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Summer Essay Campaign #17: “Paradigm Shift – Unmanned Systems, General Beaufre, and the Seventh Phase of Land Operations”

To Answer Question 2: “How do unmanned systems impact modern battlefields?”

By Officer-Cadet Artur Varanda, Portuguese Army

1.    Beaufre’s Dilemma

In his important work An Introduction to Strategy (1965), French General André Beaufre describes the purpose of strategy as achieving decision. According to Beaufre, “the decision is a psychological event that one wants to produce in the mind of their adversary”, in order to “convince him that starting or continuing the struggle is useless”. Beaufre’s work achieved fame because he admitted that the strategic decision could be achieved not just by military means, but also by economic, political, or diplomatic strategies. As for the military decision, it is the one that “in its purest state results from a victorious battle”.

The capability of achieving military decision has varied throughout history, following what Beaufre calls the operational possibilities of the period, byproduct of the methods and means of warfare of each epoch. He then states that one “rarely attributes a just value to that variability”. In his work the six different phases of land operations are then explored, in order to illustrate the importance of that variability.

The sixth phase describes land operations after World War Two. According to Beaufre, the increase in the cost of modern equipment and the expenses caused by nuclear armament were responsible for a large reduction the in volume of forces worldwide. This reduction, combined with an increase in tactical and strategic mobility created a dilemma about the use of forces: one could either disperse the forces through vast spaces to cover the entire front, or concentrate them in narrower surfaces to conserve combat power, although accepting gaps in the line of contact and unguarded flanks. This dilemma existed “by a lack of technical means that allowed a good surveillance in the vast fronts (…) that did not need important forces”. The existence of such technical means would allow the concentration of combat potential in critical points without leaving gaps and flanks unguarded.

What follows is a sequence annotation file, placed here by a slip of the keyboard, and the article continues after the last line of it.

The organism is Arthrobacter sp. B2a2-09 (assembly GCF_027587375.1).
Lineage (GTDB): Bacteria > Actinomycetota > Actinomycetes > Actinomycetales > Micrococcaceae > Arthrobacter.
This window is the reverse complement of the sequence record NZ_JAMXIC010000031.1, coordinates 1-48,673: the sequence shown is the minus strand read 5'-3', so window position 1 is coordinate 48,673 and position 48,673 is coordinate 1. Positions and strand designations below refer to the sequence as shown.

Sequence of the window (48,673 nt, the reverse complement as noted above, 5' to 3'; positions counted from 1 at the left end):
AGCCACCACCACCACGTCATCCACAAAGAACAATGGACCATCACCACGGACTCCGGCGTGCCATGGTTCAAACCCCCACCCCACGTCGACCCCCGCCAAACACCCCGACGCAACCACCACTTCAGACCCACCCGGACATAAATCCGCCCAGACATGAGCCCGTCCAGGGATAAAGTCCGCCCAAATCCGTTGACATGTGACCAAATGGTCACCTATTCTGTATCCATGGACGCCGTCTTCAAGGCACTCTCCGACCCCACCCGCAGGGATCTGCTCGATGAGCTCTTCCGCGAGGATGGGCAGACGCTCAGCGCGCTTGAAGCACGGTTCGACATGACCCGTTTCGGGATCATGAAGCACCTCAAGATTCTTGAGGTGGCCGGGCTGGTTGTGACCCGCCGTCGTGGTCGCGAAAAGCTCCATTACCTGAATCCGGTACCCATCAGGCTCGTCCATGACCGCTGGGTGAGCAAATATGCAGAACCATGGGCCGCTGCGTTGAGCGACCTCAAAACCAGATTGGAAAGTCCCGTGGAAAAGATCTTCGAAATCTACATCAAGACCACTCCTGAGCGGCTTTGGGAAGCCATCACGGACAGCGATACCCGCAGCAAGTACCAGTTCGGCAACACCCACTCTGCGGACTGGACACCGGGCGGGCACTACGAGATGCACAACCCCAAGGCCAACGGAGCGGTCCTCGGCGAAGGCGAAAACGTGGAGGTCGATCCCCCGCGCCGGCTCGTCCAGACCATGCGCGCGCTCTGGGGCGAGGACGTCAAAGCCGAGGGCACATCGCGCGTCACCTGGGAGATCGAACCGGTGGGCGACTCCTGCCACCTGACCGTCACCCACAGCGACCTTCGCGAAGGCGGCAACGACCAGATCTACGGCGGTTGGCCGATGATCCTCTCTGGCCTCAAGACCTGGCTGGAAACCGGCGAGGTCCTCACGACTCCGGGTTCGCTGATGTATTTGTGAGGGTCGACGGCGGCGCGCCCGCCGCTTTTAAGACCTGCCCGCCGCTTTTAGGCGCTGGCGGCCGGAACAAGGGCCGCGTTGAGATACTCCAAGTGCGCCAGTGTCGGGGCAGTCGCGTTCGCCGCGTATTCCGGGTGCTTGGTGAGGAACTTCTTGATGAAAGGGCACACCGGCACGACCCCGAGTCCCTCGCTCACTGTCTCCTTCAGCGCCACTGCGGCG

2.    A new paradigm in land operations

Technological evolution brought the answer to this dilemma. The digital revolution and the advent of Network-Centric Warfare produced an important change in the methods and means of warfare: the current use of unmanned systems, amongst other technological means allows the surveillance of the entire battlefield, allowing the concentration of combat power in critical points and lessening the dispersion of forces to guard the whole front.

Can we then talk about a new paradigm, about a new phase of land operations, byproduct of the advent of unmanned systems and of the integration of information technologies on the battlefield?

According to Beaufre, the evolution of the phases of land operations is commanded by the evolution of the “tactical factors”: offensive and defensive capability and tactical and strategic mobility. These are a consequence of the equipment, armament and procedures employed, so if the introduction of new methods and means of warfare significantly changes the tactical factors, on can talk about a new phase in land operations.